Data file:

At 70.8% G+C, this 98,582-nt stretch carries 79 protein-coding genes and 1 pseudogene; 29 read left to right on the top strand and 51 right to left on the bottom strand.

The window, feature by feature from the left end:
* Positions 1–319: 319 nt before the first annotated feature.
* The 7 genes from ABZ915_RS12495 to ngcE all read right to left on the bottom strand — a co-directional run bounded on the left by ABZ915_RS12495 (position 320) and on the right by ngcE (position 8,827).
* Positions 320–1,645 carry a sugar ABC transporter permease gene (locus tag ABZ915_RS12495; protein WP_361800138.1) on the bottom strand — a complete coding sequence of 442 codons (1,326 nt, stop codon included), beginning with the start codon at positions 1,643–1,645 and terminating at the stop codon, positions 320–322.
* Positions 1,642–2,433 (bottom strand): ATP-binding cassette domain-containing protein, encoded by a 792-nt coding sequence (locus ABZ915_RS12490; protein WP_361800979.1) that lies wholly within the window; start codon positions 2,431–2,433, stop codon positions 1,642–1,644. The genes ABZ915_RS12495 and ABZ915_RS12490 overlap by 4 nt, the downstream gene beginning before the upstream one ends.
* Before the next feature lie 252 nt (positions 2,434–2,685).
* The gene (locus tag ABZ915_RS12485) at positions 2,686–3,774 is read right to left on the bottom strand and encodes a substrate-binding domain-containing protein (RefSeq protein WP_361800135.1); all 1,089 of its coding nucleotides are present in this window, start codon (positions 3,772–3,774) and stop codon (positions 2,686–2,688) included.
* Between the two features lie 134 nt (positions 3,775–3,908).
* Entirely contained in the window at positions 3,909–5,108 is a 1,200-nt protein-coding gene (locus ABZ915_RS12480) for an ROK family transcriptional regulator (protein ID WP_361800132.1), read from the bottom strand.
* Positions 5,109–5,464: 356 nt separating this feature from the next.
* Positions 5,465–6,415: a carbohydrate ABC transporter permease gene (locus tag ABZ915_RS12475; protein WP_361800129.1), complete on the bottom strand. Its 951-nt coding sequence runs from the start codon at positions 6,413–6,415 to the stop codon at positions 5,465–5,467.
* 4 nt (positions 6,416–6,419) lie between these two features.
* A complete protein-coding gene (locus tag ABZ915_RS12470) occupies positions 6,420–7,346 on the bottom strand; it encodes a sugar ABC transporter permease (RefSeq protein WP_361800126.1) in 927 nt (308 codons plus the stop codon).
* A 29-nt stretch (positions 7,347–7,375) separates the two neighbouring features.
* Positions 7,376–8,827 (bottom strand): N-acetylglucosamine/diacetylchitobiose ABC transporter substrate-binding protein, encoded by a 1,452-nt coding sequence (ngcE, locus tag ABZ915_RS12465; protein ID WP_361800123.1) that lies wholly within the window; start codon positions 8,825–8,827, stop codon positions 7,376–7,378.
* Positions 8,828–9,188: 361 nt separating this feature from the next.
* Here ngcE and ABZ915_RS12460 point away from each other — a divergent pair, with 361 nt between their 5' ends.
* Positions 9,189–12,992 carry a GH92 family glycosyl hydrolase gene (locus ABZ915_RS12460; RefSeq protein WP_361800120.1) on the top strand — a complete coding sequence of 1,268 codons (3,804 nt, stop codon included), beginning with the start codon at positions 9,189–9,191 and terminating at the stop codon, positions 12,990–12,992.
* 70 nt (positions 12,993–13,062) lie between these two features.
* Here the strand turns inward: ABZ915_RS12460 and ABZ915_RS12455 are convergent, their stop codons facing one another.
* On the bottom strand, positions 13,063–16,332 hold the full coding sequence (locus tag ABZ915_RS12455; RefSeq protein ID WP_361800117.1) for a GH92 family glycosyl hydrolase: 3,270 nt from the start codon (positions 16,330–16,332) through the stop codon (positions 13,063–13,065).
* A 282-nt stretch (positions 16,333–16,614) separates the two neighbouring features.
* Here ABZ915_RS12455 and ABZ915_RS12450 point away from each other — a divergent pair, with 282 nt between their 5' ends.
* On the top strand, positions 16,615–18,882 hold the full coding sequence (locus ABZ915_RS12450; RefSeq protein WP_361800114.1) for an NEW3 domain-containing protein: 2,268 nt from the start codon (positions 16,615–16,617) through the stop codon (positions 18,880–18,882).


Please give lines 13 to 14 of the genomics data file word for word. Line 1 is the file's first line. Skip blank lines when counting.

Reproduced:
* 4 nt (positions 6,416–6,419) lie between these two features.
* A complete protein-coding gene (locus tag ABZ915_RS12470) occupies positions 6,420–7,346 on the bottom strand; it encodes a sugar ABC transporter permease (RefSeq protein WP_361800126.1) in 927 nt (308 codons plus the stop codon).